One orthopedic trauma surgeon I spoke to at a bar said that he made 90,000 € a year as the head of the department, and his hours were long but nothing as bad as what his US colleagues endured.
Some physicians will work in the public sector in the morning and finish their day by working the private clinics. It’s not hard to pull in north of 120,000 € for these workhorses.
A US physician practicing abroad likely won’t work 15-hour days. But it’s worth discussing how medicine is practiced in these European countries.
The Clinical Workload in Spain
The need for a doctor, specifically the urgent need for a doctor, is much lower in Spain. While in the US, it’s common to find primary care doctors and specialists who work on weekends, here, it would be uncommon.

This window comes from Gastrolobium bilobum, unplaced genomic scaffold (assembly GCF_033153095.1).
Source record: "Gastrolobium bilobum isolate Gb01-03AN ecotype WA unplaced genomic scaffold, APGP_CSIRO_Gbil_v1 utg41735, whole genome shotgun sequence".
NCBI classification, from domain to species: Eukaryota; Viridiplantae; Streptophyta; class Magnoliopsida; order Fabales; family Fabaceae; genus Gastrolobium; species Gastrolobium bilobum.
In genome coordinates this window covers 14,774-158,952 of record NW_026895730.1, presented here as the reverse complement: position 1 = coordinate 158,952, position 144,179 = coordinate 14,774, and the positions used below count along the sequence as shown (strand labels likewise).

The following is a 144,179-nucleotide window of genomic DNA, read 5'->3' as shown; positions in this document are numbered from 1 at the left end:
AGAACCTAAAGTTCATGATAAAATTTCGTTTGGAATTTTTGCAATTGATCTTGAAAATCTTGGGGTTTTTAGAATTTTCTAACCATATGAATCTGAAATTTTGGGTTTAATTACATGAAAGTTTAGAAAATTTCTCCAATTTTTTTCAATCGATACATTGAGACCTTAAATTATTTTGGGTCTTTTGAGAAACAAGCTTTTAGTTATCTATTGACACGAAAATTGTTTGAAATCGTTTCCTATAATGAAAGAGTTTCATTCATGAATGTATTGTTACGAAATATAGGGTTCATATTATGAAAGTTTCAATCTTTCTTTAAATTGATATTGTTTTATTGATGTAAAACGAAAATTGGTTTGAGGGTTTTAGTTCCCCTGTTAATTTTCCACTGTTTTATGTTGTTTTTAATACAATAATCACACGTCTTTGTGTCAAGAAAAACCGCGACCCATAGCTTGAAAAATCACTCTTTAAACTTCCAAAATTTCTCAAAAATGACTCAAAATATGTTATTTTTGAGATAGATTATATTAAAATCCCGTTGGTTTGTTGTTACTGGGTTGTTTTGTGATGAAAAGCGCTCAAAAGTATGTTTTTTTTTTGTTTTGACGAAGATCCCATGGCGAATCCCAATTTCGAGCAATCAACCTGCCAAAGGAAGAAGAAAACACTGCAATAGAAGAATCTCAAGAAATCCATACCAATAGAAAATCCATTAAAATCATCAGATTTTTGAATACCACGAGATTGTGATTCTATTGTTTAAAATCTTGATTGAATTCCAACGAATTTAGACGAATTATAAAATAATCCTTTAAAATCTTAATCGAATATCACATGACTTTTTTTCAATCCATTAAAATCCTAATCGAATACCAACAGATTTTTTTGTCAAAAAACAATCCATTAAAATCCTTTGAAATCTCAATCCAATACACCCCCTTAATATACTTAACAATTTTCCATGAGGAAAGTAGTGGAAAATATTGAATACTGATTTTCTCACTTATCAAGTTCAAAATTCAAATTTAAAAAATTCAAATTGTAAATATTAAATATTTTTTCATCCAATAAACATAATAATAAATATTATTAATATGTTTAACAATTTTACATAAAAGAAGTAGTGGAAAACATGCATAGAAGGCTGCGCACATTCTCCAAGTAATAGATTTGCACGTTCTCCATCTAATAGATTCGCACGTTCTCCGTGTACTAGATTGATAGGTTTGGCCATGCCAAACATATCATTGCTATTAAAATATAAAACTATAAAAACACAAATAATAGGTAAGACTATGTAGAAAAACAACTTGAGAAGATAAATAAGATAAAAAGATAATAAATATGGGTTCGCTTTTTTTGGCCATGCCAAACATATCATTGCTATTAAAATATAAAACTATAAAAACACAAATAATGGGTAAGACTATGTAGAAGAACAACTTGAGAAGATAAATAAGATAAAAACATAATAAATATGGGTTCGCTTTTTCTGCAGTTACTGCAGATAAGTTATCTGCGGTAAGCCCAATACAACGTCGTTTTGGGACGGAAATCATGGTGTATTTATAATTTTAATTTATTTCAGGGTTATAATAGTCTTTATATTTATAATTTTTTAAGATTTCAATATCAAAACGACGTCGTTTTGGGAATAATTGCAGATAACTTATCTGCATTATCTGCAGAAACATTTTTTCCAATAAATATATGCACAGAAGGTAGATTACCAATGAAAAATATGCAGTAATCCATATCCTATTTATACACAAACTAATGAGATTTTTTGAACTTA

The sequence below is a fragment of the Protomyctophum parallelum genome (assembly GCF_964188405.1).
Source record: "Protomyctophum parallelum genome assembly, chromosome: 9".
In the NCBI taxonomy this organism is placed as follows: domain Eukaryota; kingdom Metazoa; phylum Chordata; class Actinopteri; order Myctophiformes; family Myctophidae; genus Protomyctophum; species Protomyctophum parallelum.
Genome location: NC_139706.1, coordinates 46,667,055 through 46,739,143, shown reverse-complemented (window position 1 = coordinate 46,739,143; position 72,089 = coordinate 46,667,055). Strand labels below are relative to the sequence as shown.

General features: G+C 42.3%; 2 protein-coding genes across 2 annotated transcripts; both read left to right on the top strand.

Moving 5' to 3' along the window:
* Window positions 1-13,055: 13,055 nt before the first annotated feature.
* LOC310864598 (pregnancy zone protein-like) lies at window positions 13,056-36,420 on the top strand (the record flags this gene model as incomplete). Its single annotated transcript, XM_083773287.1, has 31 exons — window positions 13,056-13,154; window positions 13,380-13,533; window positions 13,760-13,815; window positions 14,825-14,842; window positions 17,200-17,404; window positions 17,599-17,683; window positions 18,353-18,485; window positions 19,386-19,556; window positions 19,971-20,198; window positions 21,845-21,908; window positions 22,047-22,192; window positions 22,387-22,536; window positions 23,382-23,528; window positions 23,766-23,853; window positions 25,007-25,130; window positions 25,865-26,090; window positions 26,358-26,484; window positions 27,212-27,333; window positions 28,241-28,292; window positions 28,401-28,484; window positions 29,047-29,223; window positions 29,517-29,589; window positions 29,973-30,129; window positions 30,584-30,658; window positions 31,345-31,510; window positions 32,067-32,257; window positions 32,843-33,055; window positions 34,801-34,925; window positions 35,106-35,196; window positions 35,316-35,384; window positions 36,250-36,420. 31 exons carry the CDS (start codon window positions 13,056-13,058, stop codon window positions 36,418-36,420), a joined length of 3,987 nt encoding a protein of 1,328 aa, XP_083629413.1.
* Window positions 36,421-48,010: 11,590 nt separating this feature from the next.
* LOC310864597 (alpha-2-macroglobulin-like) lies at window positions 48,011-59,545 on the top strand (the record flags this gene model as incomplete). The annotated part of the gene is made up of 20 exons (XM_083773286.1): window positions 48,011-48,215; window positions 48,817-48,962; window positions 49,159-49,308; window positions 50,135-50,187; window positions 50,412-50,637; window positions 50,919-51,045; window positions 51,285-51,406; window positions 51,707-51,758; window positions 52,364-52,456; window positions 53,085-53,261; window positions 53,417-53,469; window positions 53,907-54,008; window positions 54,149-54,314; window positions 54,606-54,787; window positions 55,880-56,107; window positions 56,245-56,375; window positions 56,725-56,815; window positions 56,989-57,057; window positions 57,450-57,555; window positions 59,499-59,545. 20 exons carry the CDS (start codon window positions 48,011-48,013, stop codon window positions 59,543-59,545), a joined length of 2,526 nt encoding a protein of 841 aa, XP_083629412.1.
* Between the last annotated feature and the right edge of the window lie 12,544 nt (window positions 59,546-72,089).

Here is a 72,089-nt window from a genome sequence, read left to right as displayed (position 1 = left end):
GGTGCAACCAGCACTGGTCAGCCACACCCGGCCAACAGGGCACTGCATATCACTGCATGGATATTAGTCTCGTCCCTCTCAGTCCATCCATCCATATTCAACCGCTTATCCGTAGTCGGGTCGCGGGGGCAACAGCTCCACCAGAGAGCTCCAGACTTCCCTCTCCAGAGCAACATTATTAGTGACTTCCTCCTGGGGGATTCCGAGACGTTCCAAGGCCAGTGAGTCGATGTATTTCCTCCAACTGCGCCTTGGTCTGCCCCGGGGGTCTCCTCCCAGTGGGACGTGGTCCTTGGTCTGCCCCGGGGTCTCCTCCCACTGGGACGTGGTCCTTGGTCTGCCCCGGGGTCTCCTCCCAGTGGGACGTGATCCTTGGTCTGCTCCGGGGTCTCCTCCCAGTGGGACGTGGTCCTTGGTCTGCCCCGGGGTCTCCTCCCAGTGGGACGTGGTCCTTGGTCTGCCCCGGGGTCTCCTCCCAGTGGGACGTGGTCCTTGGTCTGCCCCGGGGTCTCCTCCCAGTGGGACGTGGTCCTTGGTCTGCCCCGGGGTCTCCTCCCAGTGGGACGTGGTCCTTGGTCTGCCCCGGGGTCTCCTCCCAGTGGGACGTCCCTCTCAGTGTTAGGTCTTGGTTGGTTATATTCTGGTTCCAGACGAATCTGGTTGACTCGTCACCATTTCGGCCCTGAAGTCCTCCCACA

Most of my physician colleagues in Spain have 8:00 am – 3:00 pm schedules, and they are pretty happy with the hours and the work.
Volumes can be high. Some doctors practicing medicine in Spain report seeing the volumes we are used to seeing in the US.
Most importantly, the paperwork, documentation, lawsuits, and investigations are minimal. The majority of the time is spent with the patient.
And – interestingly – there is minimal emphasis on customer service. This is probably aided by the fact that the Spanish culture is a very warm and friendly one, generally speaking. So I’m sure the doctors aren’t giving their patients the middle finger, but science is valued higher than bedside manners.
It’s the difference between going to a Jiffy Lube to have your oil plug stripped off with a smile or going to an excellent mechanic who may never make eye contact with you.
Lawsuits have gradually risen as Spain has increasingly tried to privatize healthcare. But it’s still infrequent to hear about a lawsuit unless a doctor intentionally tried to harm a patient.